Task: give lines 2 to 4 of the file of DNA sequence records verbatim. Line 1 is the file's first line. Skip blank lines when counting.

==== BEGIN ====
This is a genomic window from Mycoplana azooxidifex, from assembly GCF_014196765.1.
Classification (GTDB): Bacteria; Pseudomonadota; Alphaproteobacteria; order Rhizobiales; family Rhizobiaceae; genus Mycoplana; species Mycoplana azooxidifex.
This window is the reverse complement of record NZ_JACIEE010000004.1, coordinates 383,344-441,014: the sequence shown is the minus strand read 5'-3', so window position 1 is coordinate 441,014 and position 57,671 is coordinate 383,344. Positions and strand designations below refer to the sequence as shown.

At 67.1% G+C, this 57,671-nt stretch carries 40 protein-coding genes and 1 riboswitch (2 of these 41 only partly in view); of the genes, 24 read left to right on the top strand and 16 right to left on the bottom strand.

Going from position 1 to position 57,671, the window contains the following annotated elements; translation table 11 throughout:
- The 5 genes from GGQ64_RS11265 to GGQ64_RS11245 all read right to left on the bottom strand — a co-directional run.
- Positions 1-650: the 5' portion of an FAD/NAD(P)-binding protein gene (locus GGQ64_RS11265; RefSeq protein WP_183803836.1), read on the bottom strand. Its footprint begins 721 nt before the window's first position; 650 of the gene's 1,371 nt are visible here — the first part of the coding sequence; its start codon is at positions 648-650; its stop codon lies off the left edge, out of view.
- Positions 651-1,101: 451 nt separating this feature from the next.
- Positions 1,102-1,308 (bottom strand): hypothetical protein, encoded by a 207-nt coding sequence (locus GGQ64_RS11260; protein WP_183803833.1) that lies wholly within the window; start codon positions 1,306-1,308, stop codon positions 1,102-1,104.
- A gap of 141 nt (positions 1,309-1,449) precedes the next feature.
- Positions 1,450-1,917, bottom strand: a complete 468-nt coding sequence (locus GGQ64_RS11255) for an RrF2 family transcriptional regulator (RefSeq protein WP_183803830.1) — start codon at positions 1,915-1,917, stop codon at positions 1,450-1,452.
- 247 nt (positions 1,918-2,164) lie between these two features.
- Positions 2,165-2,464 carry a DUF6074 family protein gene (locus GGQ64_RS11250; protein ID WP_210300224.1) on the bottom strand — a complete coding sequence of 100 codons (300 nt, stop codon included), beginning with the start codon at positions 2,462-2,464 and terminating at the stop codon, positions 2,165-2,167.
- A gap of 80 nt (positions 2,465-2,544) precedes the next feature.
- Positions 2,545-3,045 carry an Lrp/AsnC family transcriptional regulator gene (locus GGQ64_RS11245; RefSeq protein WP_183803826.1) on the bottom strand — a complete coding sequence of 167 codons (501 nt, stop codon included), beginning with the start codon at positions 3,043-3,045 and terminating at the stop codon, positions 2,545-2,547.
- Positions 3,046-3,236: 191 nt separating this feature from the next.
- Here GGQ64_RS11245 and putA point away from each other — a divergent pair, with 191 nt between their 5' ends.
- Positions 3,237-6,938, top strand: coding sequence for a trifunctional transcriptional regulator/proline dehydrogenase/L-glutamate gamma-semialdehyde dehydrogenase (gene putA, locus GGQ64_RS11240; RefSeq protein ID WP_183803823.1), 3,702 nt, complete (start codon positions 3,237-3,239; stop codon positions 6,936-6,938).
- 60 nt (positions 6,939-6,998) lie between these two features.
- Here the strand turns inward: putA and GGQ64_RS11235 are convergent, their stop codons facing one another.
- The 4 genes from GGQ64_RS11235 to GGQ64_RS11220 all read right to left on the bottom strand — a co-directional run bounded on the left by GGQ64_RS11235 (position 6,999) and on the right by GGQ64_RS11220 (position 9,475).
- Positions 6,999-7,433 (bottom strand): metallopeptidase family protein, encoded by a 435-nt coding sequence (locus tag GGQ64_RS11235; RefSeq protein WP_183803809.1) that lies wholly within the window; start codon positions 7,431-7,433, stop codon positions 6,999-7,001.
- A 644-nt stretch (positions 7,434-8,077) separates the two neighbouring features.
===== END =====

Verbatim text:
Classification (GTDB): Bacteria; Pseudomonadota; Alphaproteobacteria; order Rhizobiales; family Rhizobiaceae; genus Mycoplana; species Mycoplana azooxidifex.
This window is the reverse complement of record NZ_JACIEE010000004.1, coordinates 383,344-441,014: the sequence shown is the minus strand read 5'-3', so window position 1 is coordinate 441,014 and position 57,671 is coordinate 383,344. Positions and strand designations below refer to the sequence as shown.

At 67.1% G+C, this 57,671-nt stretch carries 40 protein-coding genes and 1 riboswitch (2 of these 41 only partly in view); of the genes, 24 read left to right on the top strand and 16 right to left on the bottom strand.